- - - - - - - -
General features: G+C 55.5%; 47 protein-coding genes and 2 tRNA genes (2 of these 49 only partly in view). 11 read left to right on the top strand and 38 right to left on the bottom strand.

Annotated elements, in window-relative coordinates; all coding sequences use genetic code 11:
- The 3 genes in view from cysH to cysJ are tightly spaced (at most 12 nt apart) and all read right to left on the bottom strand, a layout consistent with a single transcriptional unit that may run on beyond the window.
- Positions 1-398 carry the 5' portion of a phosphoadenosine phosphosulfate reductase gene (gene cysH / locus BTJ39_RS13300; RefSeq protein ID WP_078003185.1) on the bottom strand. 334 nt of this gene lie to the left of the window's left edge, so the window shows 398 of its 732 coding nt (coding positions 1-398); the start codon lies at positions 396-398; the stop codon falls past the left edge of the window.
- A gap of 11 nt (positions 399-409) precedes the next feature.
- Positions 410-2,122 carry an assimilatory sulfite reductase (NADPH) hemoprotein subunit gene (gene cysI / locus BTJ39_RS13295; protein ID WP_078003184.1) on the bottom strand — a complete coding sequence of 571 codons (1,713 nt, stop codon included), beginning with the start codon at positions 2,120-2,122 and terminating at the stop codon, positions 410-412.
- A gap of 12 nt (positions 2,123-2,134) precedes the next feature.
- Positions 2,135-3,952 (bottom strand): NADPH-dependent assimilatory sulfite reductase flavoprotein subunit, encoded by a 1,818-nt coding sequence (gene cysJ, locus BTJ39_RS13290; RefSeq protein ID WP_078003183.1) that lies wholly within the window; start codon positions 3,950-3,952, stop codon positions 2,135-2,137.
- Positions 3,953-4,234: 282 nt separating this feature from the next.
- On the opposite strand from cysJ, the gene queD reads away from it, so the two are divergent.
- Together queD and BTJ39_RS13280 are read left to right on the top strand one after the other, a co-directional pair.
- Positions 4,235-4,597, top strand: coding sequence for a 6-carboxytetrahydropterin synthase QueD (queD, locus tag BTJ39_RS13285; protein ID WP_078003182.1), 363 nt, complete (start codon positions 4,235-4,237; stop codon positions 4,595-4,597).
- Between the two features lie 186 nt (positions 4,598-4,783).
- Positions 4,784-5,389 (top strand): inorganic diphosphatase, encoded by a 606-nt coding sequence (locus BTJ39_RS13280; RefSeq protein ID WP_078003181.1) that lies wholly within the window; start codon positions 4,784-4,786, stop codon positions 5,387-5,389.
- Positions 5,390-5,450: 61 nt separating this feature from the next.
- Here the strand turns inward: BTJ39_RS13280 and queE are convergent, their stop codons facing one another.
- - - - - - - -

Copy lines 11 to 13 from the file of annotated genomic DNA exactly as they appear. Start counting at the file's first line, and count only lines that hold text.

- Together queD and BTJ39_RS13280 are read left to right on the top strand one after the other, a co-directional pair.
- Positions 4,235-4,597, top strand: coding sequence for a 6-carboxytetrahydropterin synthase QueD (queD, locus tag BTJ39_RS13285; protein ID WP_078003182.1), 363 nt, complete (start codon positions 4,235-4,237; stop codon positions 4,595-4,597).
- Between the two features lie 186 nt (positions 4,598-4,783).